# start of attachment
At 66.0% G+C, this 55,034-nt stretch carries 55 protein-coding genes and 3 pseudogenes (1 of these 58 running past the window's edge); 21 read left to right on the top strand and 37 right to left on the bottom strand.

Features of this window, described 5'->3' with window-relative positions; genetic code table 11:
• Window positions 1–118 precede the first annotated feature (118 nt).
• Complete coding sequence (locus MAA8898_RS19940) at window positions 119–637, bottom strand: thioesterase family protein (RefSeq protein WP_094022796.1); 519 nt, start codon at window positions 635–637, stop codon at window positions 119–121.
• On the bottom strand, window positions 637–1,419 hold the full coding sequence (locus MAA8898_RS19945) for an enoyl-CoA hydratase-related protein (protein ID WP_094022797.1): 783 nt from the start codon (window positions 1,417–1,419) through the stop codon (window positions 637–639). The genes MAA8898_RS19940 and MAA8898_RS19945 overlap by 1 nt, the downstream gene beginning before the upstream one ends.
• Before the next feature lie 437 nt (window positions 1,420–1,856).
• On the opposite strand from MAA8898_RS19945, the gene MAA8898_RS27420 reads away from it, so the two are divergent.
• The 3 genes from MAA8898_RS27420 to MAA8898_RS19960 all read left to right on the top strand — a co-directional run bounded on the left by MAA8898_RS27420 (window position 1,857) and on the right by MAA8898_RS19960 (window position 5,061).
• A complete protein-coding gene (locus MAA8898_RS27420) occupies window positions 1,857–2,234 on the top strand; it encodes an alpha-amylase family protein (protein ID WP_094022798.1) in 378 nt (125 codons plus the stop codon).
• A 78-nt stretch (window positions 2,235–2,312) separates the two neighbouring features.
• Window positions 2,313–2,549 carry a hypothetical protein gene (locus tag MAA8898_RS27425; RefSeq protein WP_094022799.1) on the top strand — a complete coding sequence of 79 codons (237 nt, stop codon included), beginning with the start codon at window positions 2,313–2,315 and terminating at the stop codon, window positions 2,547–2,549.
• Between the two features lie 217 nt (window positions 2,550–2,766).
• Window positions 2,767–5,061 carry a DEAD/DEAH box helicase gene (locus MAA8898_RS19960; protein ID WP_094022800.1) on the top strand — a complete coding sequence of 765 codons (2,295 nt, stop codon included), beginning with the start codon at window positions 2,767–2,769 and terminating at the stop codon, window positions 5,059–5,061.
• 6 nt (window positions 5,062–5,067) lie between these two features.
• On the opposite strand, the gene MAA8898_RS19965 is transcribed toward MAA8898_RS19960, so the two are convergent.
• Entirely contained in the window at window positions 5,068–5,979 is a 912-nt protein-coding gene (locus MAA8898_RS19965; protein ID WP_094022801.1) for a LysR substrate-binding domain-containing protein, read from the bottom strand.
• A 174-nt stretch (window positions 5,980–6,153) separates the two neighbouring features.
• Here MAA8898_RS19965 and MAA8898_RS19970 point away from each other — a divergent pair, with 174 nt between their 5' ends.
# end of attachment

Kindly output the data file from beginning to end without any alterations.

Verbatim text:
At 66.0% G+C, this 55,034-nt stretch carries 55 protein-coding genes and 3 pseudogenes (1 of these 58 running past the window's edge); 21 read left to right on the top strand and 37 right to left on the bottom strand.

Features of this window, described 5'->3' with window-relative positions; genetic code table 11:
• Window positions 1–118 precede the first annotated feature (118 nt).
• Complete coding sequence (locus MAA8898_RS19940) at window positions 119–637, bottom strand: thioesterase family protein (RefSeq protein WP_094022796.1); 519 nt, start codon at window positions 635–637, stop codon at window positions 119–121.
• On the bottom strand, window positions 637–1,419 hold the full coding sequence (locus MAA8898_RS19945) for an enoyl-CoA hydratase-related protein (protein ID WP_094022797.1): 783 nt from the start codon (window positions 1,417–1,419) through the stop codon (window positions 637–639). The genes MAA8898_RS19940 and MAA8898_RS19945 overlap by 1 nt, the downstream gene beginning before the upstream one ends.
• Before the next feature lie 437 nt (window positions 1,420–1,856).
• On the opposite strand from MAA8898_RS19945, the gene MAA8898_RS27420 reads away from it, so the two are divergent.
• The 3 genes from MAA8898_RS27420 to MAA8898_RS19960 all read left to right on the top strand — a co-directional run bounded on the left by MAA8898_RS27420 (window position 1,857) and on the right by MAA8898_RS19960 (window position 5,061).
• A complete protein-coding gene (locus MAA8898_RS27420) occupies window positions 1,857–2,234 on the top strand; it encodes an alpha-amylase family protein (protein ID WP_094022798.1) in 378 nt (125 codons plus the stop codon).
• A 78-nt stretch (window positions 2,235–2,312) separates the two neighbouring features.
• Window positions 2,313–2,549 carry a hypothetical protein gene (locus tag MAA8898_RS27425; RefSeq protein WP_094022799.1) on the top strand — a complete coding sequence of 79 codons (237 nt, stop codon included), beginning with the start codon at window positions 2,313–2,315 and terminating at the stop codon, window positions 2,547–2,549.
• Between the two features lie 217 nt (window positions 2,550–2,766).
• Window positions 2,767–5,061 carry a DEAD/DEAH box helicase gene (locus MAA8898_RS19960; protein ID WP_094022800.1) on the top strand — a complete coding sequence of 765 codons (2,295 nt, stop codon included), beginning with the start codon at window positions 2,767–2,769 and terminating at the stop codon, window positions 5,059–5,061.
• 6 nt (window positions 5,062–5,067) lie between these two features.
• On the opposite strand, the gene MAA8898_RS19965 is transcribed toward MAA8898_RS19960, so the two are convergent.
• Entirely contained in the window at window positions 5,068–5,979 is a 912-nt protein-coding gene (locus MAA8898_RS19965; protein ID WP_094022801.1) for a LysR substrate-binding domain-containing protein, read from the bottom strand.
• A 174-nt stretch (window positions 5,980–6,153) separates the two neighbouring features.
• Here MAA8898_RS19965 and MAA8898_RS19970 point away from each other — a divergent pair, with 174 nt between their 5' ends.